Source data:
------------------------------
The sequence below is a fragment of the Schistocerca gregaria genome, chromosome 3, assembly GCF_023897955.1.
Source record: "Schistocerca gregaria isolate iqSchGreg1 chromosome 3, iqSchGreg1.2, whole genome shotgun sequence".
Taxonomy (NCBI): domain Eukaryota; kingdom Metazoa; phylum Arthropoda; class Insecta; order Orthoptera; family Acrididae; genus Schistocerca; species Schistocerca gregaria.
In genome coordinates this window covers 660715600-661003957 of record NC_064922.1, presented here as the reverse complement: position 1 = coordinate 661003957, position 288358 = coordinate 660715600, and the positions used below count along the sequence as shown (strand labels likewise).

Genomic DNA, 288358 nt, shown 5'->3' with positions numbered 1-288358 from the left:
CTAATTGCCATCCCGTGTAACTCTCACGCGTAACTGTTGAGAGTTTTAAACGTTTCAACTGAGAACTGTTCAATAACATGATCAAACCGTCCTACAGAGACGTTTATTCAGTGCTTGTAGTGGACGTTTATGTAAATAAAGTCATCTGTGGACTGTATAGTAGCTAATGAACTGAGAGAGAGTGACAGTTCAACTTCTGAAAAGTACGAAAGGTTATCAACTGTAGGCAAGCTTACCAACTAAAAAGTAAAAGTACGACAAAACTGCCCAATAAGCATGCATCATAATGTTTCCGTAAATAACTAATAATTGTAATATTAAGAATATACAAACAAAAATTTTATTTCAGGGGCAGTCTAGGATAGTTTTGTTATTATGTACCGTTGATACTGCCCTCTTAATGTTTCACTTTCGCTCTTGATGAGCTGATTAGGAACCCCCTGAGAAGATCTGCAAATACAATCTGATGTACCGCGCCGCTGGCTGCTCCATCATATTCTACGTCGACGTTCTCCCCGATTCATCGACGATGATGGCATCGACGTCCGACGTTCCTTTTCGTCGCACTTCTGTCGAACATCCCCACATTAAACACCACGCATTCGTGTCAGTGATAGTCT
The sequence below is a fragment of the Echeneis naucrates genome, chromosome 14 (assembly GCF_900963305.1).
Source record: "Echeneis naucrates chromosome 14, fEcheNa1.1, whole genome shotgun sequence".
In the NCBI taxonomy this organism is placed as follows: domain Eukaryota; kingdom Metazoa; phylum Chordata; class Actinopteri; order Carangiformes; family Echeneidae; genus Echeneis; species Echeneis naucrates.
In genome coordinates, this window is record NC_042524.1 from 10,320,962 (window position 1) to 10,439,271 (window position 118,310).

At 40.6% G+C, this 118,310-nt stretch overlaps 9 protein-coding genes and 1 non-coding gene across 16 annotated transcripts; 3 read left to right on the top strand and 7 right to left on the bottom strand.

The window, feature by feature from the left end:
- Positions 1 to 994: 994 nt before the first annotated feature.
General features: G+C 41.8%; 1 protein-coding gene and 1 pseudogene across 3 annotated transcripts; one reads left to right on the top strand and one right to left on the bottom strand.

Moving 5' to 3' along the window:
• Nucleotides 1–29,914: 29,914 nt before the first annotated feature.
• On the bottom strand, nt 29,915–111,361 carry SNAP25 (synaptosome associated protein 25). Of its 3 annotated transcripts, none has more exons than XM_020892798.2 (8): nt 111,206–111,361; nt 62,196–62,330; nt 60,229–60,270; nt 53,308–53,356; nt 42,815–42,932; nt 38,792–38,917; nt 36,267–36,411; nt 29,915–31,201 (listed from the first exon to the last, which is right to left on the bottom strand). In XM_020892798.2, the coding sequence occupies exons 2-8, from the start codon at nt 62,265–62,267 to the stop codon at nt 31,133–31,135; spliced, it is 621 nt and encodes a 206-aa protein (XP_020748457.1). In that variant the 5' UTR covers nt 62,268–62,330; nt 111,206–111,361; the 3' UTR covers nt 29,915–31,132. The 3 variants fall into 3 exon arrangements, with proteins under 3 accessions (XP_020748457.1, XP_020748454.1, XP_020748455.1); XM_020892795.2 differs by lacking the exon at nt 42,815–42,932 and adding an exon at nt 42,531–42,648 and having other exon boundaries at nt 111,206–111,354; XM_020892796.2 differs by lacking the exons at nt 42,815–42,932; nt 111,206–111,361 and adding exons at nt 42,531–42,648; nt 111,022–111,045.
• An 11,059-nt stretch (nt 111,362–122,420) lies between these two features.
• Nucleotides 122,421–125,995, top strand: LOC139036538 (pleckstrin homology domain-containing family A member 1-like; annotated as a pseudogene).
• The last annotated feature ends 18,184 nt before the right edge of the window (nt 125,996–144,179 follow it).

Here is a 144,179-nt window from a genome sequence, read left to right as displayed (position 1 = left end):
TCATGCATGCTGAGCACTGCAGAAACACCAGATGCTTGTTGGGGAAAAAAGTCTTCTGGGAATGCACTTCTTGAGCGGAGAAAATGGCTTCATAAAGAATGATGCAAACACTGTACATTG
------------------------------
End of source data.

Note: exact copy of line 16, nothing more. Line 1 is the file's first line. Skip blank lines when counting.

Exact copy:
• Nucleotides 1–29,914: 29,914 nt before the first annotated feature.